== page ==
DNA vaccines are currently still being tested and are an experimental form of vaccines. These vaccines use DNA strands from the disease in order to teach the immune system how to develop a resistance to it.

The great thing about DNA vaccines is that they are very effective, and also cheap to produce. But at the moment, they are still being tested and studied for human use.

Recombinant Vector Vaccines

These types of vaccines are similar to DNA vaccines in that they use the DNA of a weakened virus or bacteria and “dress” it in the DNA of a more dangerous disease.

This means that the immune system can learn how to deal with both of those diseases at the same time. However, just like DNA vaccines, these are still in the experimental stages and still being studied by scientists.

What Diseases Can Vaccines Help Prevent?

There are numerous serious diseases that are vaccine-preventable. These include:

Consult your doctor regarding vaccines for your children or yourself.

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How Safe Are Vaccines?

It is possible for certain vaccines to have side effects in some people. The most common are injection-site reactions and mild flu-like symptoms. However, the chance of developing severe adverse effects is rare. The benefits outweigh the possible risks.

Some people mistakenly believe that vaccines cause autism, but in reality, we do not even know the cause of autism. Plus, autism has been found to start in the womb, so it is impossible for vaccines to cause autism.

Additionally, only doctors or other certified professionals should administer vaccines, following a set vaccination schedule. This helps ensure that the person being vaccinated will not experience any harmful side effects from the vaccine.

Vaccines Also Benefit Those Who Are Not Yet Vaccinated

Not everyone can get every vaccine, any time they want to. For example, newborns and infants are unable to receive a majority of vaccines until they have reached a certain age. As mentioned previously, those with immunocompromising conditions may not be eligible to receive certain vaccines. Additionally, there are groups of people who do not have access to or simply opt out of vaccinations. This is where the concept of herd immunity comes in.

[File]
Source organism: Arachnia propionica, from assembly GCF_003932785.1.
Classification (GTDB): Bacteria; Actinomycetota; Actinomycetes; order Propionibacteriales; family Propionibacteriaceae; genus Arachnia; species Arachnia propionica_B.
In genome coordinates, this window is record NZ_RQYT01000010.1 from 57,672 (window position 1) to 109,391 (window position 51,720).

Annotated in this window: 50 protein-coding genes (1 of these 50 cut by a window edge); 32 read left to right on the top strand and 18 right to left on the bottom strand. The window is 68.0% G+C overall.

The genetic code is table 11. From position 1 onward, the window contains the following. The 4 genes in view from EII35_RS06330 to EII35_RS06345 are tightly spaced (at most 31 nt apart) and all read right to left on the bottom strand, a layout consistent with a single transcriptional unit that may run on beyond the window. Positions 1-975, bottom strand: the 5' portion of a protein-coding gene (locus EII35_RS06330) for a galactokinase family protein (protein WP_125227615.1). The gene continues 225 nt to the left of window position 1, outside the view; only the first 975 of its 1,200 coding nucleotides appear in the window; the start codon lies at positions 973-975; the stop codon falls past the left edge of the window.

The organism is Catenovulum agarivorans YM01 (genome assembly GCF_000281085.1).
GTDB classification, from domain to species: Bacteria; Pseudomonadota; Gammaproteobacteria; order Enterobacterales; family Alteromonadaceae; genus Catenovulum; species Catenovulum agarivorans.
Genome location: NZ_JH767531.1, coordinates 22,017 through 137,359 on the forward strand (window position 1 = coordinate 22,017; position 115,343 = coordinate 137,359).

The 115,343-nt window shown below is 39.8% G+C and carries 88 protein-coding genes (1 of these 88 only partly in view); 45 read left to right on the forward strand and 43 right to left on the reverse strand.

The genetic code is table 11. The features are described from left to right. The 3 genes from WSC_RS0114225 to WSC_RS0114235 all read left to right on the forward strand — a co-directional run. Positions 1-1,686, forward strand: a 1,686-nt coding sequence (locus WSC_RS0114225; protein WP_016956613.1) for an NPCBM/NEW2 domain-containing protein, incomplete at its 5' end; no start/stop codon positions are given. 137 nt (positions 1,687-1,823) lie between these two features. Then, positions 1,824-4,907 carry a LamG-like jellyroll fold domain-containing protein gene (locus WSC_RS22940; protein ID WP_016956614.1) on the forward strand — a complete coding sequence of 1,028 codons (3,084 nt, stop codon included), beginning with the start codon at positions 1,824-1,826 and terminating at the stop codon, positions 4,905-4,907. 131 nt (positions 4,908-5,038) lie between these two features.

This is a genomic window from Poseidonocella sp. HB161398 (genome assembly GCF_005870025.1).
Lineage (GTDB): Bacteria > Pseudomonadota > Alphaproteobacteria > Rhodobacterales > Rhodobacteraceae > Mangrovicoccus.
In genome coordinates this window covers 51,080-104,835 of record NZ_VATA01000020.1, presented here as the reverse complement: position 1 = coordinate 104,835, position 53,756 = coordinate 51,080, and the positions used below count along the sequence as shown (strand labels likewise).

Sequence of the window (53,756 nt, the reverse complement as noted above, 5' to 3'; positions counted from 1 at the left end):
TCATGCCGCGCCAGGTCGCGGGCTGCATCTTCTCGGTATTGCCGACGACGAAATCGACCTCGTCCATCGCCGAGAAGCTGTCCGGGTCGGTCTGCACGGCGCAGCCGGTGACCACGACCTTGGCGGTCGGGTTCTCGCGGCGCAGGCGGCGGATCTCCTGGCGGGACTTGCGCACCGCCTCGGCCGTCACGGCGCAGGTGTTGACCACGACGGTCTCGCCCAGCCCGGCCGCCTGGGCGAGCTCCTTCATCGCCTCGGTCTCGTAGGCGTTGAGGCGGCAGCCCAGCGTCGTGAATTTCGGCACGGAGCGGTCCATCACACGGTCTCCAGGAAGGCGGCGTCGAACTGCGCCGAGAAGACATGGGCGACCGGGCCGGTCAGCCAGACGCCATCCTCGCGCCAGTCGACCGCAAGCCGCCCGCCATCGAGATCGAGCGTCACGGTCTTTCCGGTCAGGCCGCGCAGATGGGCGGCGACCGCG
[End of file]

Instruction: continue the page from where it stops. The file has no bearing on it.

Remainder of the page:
Herd immunity happens when a large amount of the population is immune to a certain type of disease. Since most people are immune, they also will not pass the pathogen to those who have not yet been vaccinated, essentially protecting the unvaccinated population.

This is very important in babies, whose immune systems are still developing, and for people with serious illnesses who cannot be vaccinated.

People with HIV or AIDS also greatly benefit from herd immunity since they themselves cannot be vaccinated against certain diseases.

This is why it is important to get complete vaccinations to not just protect yourself, but others as well.

Learn more about Drugs here.

Hello Health Group does not provide medical advice, diagnosis or treatment.

Sources

To vaccinate or not to vaccinate? Searching for a verdict in the vaccination debate – Science in the News, http://sitn.hms.harvard.edu/flash/2016/to-vaccinate-or-not-to-vaccinate-searching-for-a-verdict-in-the-vaccination-debate/, Accessed May 25, 2021

What you need to know about: vaccines – Harvard Health, https://www.health.harvard.edu/staying-healthy/what-you-need-to-know-about-vaccines, Accessed May 25, 2021

Why Cleveland Clinic Supports Vaccination – Health Essentials from Cleveland Clinic, https://health.clevelandclinic.org/why-cleveland-clinic-supports-vaccination-infographic/, Accessed May 25, 2021

How Vaccines Work | PublicHealth.org, https://www.publichealth.org/public-awareness/understanding-vaccines/vaccines-work/, Accessed May 25, 2021

Understanding How Vaccines Work, https://www.cdc.gov/vaccines/hcp/conversations/downloads/vacsafe-understand-color-office.pdf, Accessed May 25, 2021

How Do Vaccines Work? | Live Science, https://www.livescience.com/32617-how-do-vaccines-work.html, Accessed May 25, 2021

Principles of Vaccination https://www.cdc.gov/vaccines/pubs/pinkbook/downloads/prinvac.pdf Accessed May 25, 2021

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Written by Jan Alwyn Batara Updated May 26
Medically reviewed by Mia Dacumos, M.D.